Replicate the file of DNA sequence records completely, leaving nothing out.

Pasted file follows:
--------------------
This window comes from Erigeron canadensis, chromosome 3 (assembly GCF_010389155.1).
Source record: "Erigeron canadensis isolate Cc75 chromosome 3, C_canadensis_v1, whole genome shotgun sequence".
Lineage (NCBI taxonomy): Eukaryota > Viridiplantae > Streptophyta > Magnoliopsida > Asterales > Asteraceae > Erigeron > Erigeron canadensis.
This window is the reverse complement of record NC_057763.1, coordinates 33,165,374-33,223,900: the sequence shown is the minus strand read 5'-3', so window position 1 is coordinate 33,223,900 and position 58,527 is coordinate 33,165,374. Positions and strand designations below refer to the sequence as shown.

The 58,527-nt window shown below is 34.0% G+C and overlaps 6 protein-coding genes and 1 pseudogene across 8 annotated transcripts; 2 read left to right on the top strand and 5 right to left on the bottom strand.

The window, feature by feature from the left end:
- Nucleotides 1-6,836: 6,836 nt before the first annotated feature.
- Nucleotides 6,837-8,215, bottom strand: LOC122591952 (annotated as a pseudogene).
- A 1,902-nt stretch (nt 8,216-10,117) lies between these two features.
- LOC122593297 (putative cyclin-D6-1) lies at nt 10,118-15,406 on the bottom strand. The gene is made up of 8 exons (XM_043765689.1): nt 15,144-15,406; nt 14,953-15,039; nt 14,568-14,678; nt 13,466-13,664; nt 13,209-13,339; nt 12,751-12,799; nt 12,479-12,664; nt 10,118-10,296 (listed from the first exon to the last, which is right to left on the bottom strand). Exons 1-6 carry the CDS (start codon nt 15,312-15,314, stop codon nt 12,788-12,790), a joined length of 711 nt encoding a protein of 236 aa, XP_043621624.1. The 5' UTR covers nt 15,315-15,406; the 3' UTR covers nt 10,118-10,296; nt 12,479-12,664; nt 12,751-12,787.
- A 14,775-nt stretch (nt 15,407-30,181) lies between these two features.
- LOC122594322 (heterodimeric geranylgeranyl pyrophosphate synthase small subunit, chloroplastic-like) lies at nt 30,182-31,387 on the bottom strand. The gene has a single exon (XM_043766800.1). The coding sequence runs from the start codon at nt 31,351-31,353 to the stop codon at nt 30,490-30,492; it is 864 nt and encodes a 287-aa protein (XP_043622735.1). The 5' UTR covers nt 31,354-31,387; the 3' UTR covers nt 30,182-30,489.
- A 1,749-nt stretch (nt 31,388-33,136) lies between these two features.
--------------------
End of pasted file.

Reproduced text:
This window comes from Erigeron canadensis, chromosome 3 (assembly GCF_010389155.1).
Source record: "Erigeron canadensis isolate Cc75 chromosome 3, C_canadensis_v1, whole genome shotgun sequence".
Lineage (NCBI taxonomy): Eukaryota > Viridiplantae > Streptophyta > Magnoliopsida > Asterales > Asteraceae > Erigeron > Erigeron canadensis.
This window is the reverse complement of record NC_057763.1, coordinates 33,165,374-33,223,900: the sequence shown is the minus strand read 5'-3', so window position 1 is coordinate 33,223,900 and position 58,527 is coordinate 33,165,374. Positions and strand designations below refer to the sequence as shown.

The 58,527-nt window shown below is 34.0% G+C and overlaps 6 protein-coding genes and 1 pseudogene across 8 annotated transcripts; 2 read left to right on the top strand and 5 right to left on the bottom strand.

The window, feature by feature from the left end:
- Nucleotides 1-6,836: 6,836 nt before the first annotated feature.
- Nucleotides 6,837-8,215, bottom strand: LOC122591952 (annotated as a pseudogene).
- A 1,902-nt stretch (nt 8,216-10,117) lies between these two features.
- LOC122593297 (putative cyclin-D6-1) lies at nt 10,118-15,406 on the bottom strand. The gene is made up of 8 exons (XM_043765689.1): nt 15,144-15,406; nt 14,953-15,039; nt 14,568-14,678; nt 13,466-13,664; nt 13,209-13,339; nt 12,751-12,799; nt 12,479-12,664; nt 10,118-10,296 (listed from the first exon to the last, which is right to left on the bottom strand). Exons 1-6 carry the CDS (start codon nt 15,312-15,314, stop codon nt 12,788-12,790), a joined length of 711 nt encoding a protein of 236 aa, XP_043621624.1. The 5' UTR covers nt 15,315-15,406; the 3' UTR covers nt 10,118-10,296; nt 12,479-12,664; nt 12,751-12,787.
- A 14,775-nt stretch (nt 15,407-30,181) lies between these two features.
- LOC122594322 (heterodimeric geranylgeranyl pyrophosphate synthase small subunit, chloroplastic-like) lies at nt 30,182-31,387 on the bottom strand. The gene has a single exon (XM_043766800.1). The coding sequence runs from the start codon at nt 31,351-31,353 to the stop codon at nt 30,490-30,492; it is 864 nt and encodes a 287-aa protein (XP_043622735.1). The 5' UTR covers nt 31,354-31,387; the 3' UTR covers nt 30,182-30,489.
- A 1,749-nt stretch (nt 31,388-33,136) lies between these two features.